The problem 'Which comes first, the hypothesis (H) or the observation (O)', is soluble; as is the problem, 'Which comes first, the hen (H) or the egg (O)'.
The reply to the latter is, 'An earlier kind of egg'; to the former,
'An earlier kind of hypothesis'.

      Karl R. Popper (1969, p.47)

In the beginning was my end,…
…in my end is my beginning.

      T. S. Eliot, East Coker


In recent decades the consciousness has become increasingly established, that modernism has indeed failed and that in our century art has reached a dead end. Aestheticians, historians and not a few art critics explicitly maintain this, albeit at differing levels of decisiveness, and in the light of analyses at varying levels of sophistication. (Appleyard, 1984; Avital, 1996, 1997a; Belting, 1987; Field, 1970; Fuller, 1982; Gablik, 1984; Habermas, 1985; Lang, 1984; Ripley, 1969; Wolfe, 1975, and others.). On the one hand, it is doubtful whether it can still be denied, that art is in a paradigmatic crisis which is the inevitable result of the fact that in the name of unlimited creative freedom in the twentieth century, the demarcation lines between art and non-art have been completely breached. On the other hand, art theory at all levels has not to this day provided a clear way of distinguishing between art and non-art. From this arises the central idea of this essay, that an attempt has to be made to uncover the sources of art, and to understand what its attributes were at the earliest stages, before it underwent so many transformations, and served so many functions in the course of tens of thousands of years. The uncovering of the basic attributes of art at its very sources can in any case help us today to distinguish art from non-art. This idea indeed seems promising, but on turning to an examination of the known theories of the origins of art, it is found that they contribute nothing to such an understanding. For this reason, an attempt is made in this essay to propose a more adequate theory of the origins of art which both has wide implications regarding culture as a whole, and furthermore places in a new light the profound connection between art and science.

In another paper entitled: The Origins of Art: An Archaeological or Philosophical Problem?(1999) – three theories have been examined regarding the origins of art: Breuil's imitation theory (Breuil, 1981), Gombrich's projection theory (Gombrich, 1962) and Davis' mark–thing confusion theory (Davis, 1986a). These theories differ in their points of departure and in their degree of elaboration, but equally failed to fulfill the three basic requirements that must be met by an adequate theory of the origins of art:
1. The three theories failed to explain the graphical and cognitive evolutionary stages that must have preceded the emergence of pictorial representation.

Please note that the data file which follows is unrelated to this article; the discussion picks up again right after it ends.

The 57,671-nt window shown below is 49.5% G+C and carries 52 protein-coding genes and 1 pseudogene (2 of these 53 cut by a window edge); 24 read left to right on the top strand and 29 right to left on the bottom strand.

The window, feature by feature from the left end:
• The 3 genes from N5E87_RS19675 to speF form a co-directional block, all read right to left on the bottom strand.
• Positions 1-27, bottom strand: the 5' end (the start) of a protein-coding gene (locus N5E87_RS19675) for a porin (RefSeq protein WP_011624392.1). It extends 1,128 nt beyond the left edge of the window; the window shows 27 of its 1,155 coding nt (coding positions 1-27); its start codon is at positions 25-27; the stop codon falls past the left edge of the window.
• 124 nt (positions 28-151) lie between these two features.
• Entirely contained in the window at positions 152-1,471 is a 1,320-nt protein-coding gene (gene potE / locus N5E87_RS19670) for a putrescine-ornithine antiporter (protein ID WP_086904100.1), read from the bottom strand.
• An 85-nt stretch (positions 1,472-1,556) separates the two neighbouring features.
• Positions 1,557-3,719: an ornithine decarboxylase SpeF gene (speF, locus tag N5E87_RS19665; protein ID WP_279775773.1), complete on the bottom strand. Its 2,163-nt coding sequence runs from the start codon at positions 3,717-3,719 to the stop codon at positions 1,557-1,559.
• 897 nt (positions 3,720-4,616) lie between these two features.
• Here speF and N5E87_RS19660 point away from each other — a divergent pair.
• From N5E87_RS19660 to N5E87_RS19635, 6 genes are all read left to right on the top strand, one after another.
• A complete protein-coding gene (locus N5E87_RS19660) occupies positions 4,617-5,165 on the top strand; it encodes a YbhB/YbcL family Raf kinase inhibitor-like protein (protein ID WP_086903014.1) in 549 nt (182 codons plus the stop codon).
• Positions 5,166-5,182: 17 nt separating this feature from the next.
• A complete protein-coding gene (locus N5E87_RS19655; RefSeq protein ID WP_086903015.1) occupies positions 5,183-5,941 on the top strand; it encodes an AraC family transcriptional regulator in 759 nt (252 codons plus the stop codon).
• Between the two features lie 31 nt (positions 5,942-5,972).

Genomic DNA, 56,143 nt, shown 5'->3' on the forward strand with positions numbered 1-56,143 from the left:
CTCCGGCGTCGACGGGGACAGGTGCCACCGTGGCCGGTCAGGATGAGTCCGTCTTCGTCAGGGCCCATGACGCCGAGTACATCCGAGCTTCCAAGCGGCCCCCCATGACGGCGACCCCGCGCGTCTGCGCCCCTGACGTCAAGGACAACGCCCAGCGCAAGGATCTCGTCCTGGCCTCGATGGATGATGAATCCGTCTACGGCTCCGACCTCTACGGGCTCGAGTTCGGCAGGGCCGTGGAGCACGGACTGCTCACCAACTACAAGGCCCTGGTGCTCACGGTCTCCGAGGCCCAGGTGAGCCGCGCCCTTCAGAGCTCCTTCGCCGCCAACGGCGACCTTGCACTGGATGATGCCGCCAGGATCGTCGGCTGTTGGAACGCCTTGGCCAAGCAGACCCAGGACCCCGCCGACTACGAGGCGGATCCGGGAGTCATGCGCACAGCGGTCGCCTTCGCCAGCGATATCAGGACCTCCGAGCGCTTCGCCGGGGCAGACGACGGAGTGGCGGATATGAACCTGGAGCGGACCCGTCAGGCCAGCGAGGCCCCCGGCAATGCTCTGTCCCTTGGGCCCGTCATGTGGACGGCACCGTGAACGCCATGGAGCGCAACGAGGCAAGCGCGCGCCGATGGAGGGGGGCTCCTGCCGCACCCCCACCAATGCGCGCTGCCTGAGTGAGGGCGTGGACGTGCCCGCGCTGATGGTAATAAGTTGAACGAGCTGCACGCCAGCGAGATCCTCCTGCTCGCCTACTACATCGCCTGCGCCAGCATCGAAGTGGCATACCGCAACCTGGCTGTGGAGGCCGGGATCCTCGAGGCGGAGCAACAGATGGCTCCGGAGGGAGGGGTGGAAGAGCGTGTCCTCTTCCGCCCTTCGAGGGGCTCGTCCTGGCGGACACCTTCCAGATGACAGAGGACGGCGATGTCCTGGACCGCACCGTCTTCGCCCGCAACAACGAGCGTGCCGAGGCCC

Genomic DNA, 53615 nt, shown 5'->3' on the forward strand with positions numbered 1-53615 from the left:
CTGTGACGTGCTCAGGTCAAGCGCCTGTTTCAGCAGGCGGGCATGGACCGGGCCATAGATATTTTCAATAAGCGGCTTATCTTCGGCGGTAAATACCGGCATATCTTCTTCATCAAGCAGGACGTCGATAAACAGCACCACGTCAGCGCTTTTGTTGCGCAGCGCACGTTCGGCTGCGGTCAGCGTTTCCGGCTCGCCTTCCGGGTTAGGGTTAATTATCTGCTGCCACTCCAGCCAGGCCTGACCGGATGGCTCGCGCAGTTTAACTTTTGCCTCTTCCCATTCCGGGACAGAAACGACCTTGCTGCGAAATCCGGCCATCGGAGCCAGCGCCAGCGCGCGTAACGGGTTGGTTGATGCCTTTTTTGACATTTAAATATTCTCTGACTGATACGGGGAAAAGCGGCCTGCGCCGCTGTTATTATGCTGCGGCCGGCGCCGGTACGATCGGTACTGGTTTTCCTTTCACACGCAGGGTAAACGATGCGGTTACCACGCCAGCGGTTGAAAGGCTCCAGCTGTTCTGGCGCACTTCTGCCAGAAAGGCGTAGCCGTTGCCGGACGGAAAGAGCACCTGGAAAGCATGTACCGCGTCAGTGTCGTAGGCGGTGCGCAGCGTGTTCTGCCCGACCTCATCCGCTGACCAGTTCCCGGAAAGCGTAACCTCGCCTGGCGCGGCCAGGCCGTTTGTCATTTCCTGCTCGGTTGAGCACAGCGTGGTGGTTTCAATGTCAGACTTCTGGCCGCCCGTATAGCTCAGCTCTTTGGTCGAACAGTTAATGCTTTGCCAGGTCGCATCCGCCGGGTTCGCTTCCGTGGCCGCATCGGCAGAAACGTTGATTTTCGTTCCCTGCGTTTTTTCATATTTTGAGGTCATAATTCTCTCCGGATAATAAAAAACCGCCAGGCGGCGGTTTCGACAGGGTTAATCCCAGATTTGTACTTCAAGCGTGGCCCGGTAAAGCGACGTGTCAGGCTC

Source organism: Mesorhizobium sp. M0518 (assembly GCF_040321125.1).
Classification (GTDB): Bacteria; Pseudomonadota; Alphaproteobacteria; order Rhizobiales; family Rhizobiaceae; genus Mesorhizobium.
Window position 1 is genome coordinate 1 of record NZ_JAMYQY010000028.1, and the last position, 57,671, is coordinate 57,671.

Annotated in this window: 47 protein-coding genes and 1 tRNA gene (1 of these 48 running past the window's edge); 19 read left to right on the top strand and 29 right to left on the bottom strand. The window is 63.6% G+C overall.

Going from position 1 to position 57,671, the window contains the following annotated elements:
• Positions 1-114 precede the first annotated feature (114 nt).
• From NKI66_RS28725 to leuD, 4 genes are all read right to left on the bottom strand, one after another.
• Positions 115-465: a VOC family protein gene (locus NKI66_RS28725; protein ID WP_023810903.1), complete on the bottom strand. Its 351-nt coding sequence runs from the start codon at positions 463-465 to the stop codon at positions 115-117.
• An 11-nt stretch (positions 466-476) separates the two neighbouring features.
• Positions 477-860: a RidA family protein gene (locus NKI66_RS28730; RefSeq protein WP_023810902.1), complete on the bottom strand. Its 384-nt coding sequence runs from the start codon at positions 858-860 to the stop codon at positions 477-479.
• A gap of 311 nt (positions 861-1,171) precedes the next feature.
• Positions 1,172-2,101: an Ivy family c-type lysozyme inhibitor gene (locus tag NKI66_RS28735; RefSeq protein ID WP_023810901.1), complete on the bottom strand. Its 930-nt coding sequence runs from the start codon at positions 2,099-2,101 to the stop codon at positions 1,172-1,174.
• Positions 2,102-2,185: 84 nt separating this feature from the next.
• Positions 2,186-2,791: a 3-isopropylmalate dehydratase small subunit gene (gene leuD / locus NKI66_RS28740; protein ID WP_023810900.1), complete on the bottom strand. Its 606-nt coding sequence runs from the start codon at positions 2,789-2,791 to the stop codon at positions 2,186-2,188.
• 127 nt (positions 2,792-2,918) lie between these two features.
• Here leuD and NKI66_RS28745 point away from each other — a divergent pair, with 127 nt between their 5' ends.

2. None of them contributes anything to our understanding of the attributes of art, and these theories therefore cannot help us in solving the central problem of art today, which is the problem of demarcation between art and non-art.
3. None of these theories teaches us anything about the structure of the intelligence of the human beings who created pictorial representation, and therefore none of them helps us towards understanding the deep cognitive structures common to art and to other branches of culture all of which are in the end products of the same intelligence. This being so, a completely different theory is needed, that on the one hand will meet the requirements that have been established here concerning theories intended to explain the origins of art, and on the other hand will be free of the fallacies and inconsistencies which have been exposed in the above mentioned theories. An alternative theory to those must first and foremost single out the activity or cognitive capacity that was the stage preparatory to prehistoric art. Such capacity would have to be of a much earlier origin than prehistoric art, and probably earlier than tool making as well. This cognitive capacity would have to be common to all hunters everywhere and at every period, and would thus explain the fact that very similar representational systems appeared in all hunting societies. In what follows I shall try to show that this capacity is footprints literacy.


Figure 1. Trail of hominid footprints fossilized in volcanic ash. This 70 meter trail was found by Mary Leakey's expedition in Laetoli, Tanzania in 1978. The trail probably belongs to Australopitechus afarensis and dates from 3.7 to 3.0 million years ago. (Photo by John Reader, reproduced here by his kind permission.)


Figure 2. Negative hand and dots, Pech Merle. (Photo by Jean Vertut, reproduced here by kind permission of Yvonne Vertut.) For more handprints see Rock Art/Hands.